Let’s hope that by the time we would have gotten to the aftermath of Labor Day 2013, the dominant conversation piece will be altogether different from what’s been happening in 2012. Thanks to the Internet’s capability in providing us access to the good, bad, ugly and everything else, we’ve been treated, this post-Labor Day period, to a graphic display of Carnival images that have involuntarily become the definitive photographic representation of Labor Day 2012. It’s no hard call suggesting that the bulk of us would rather this particular snapshot in our memory bank were somehow magically expunged.
For real. I can’t imagine any gathering of Caribbean people anywhere who would give a thumbs-up or roar of approval to the photos making the Internet rounds of a posse of (practically) naked females masquerading as masqueraders on Labor Day. More realistically, this is imagery that summons disgust, anger, revulsion… And for so many different reasons it’s an eye food treat we don’t need, more so in the setting of Labor Day.
In the first place, of course, it fails to qualify as Labor Day fare if our purported intent with this yearly ritual is a showcase of the richness of our Caribbean cultural tapestry. Only the players in these offensive photographs can say what their objective was, but it’s a pretty safe bet that making a substantive contribution to the Caribbean’s special brand of Carnival wasn’t it. And in any case, what their intent is really doesn’t much matter. It matters only that their display tarnishes both the Carnival and Caribbean people, as a sector that has so meaningfully added to the “glorious mosaic” that was David Dinkins’ favorite descriptive for this city.
Worse, the more cynical among us could be forgiven for venturing that the “bare all” crew may actually have been paid agents of some anti-Labor Day Carnival element in the mosaic, figuring the deviltry (for that’s what it was) to have strong event-killer potential. But that perhaps far-fetched “conspiracy” theory aside, imagine how much of a leap this 2012 snapshot is for those of us who can recall when only “certain women” (on whom we were all too eager to pin the “lewd” label) donned a pair of Carnival day shorts, back when primness was alive and well in the Islands. Even with the latter-day bikini masquerade craze, Carnival purists’ main beef has been that it is too troublingly sucking creativity out of the process. The 2012 Parkway abomination, however, doesn’t belong in that discussion.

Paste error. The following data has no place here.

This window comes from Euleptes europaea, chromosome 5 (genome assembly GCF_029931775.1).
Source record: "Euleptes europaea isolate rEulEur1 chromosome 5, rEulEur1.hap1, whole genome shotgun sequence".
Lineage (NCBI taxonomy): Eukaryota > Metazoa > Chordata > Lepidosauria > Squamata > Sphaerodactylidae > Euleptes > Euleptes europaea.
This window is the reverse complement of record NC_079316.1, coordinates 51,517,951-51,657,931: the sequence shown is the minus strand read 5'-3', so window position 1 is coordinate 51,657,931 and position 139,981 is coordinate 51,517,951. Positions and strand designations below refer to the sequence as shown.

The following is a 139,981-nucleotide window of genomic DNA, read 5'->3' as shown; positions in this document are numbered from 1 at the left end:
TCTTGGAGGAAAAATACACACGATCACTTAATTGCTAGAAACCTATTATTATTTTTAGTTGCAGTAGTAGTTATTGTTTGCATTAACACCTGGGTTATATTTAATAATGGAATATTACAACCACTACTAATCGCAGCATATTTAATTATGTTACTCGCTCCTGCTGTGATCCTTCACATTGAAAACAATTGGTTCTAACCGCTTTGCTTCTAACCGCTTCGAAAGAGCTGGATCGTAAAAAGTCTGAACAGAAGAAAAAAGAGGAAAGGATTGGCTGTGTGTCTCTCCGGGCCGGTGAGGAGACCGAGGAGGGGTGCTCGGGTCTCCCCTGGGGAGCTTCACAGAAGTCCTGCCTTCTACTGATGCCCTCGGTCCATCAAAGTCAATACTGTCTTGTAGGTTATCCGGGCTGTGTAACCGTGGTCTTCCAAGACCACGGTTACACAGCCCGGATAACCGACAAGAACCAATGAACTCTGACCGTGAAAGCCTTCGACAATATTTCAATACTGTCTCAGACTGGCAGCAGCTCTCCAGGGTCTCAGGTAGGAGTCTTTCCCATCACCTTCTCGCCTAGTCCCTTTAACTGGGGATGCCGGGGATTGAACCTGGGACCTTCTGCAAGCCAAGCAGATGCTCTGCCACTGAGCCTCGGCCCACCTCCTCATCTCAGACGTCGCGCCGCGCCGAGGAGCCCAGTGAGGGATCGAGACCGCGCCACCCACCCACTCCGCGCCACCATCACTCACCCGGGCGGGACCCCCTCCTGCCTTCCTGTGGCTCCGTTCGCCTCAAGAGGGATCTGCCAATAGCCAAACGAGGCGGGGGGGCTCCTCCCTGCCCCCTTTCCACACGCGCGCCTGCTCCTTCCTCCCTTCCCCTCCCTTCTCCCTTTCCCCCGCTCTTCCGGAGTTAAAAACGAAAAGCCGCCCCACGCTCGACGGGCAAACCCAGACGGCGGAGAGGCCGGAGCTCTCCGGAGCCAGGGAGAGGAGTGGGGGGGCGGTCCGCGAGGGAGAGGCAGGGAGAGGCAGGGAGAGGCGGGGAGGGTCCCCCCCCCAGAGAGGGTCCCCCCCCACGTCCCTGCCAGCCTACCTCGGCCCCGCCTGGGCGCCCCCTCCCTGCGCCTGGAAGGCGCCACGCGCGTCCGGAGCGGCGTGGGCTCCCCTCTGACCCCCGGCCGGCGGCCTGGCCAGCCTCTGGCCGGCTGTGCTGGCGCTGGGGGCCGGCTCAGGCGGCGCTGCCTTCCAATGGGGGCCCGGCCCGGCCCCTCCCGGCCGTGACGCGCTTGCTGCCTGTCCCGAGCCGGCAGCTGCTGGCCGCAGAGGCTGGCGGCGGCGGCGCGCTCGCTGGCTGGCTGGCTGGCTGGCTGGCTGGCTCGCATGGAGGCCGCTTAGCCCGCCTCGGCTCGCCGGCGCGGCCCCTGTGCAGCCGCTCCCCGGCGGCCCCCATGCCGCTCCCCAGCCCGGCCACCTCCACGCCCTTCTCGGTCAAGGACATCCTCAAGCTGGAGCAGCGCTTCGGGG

The offending parties here couldn’t possibly be friends of the event or its organizers either, seeing as how everyone knows the Carnival is battling some perception problems that can’t exactly be wished away. The reputation for anti-social, even violent goings-on that, deservedly or not, has come to overhang the Carnival event is challenge enough for this undertaking, one with major consequences, not least the impact on sponsor support. Not to mention how much a continued “violence-prone” image could threaten the event’s very existence. All of which makes clear that the last thing the event needs is some obscure bunch of exhibitionists who choose the Labor Day forum to get their jollies. The violence factor is a bewildering dilemma whose elusive solution will assuredly tax event organizers to the limit. As problems go, the unwanted intrusion of over-the-top vulgarity should be much more stoppable.
If the 2012 freak show caught event gate-keepers by surprise, they’ve obviously been served notice to be more pro-active and vigilant so as to forestall similar outrage down the road. Sure, this all unfolds in a land of First Amendment rights and all the rest. But one would imagine that domain rights accrue to two entities in this mix: event organizers and masquerade band leaders. If in both instances they move adroitly to neutralize this madness, there’s no way we have to abide its disturbing presence further.
Since, as we understand it, there are among the parading Carnival hordes some who believe purchasing a costume carries with it license to corrupt that exercise even to obscene limits, steps clearly have to be taken to safeguard against the kind of guile that begot this year’s embarrassment. Modest alteration of a costume is fairly routine practice among masqueraders. When “alteration” results in what the 2012 snapshot reveals, the call for sterner measures becomes obvious – measures duly outlined in written form that void the costume purchase where a costume is transformed into something the band leader finds objectionable.
Event organizers, too, must step up to their obligation as owners of the Carnival space. If band leaders abdicate their responsibility to keep undesirables out, serious monitoring by event organizers must be the ultimate safeguard. There can be no excuse, going forward, for elements in the Carnival that are an affront to our collective Caribbean sense of decency.
True, Carnival is supposed to be all about a fun experience, not about keeping tabs on who might have designs on tampering with those feel-good vibes. Think of it as akin to a few bad apples having now saddled us with TSA airport screenings and all that jazz. The Labor Day event is not immune from the bad apple syndrome. Some of it, we know, is more formidable and perhaps beyond our control. But that ignominious 2012 snapshot highlights bad apple conduct that we can and must eradicate.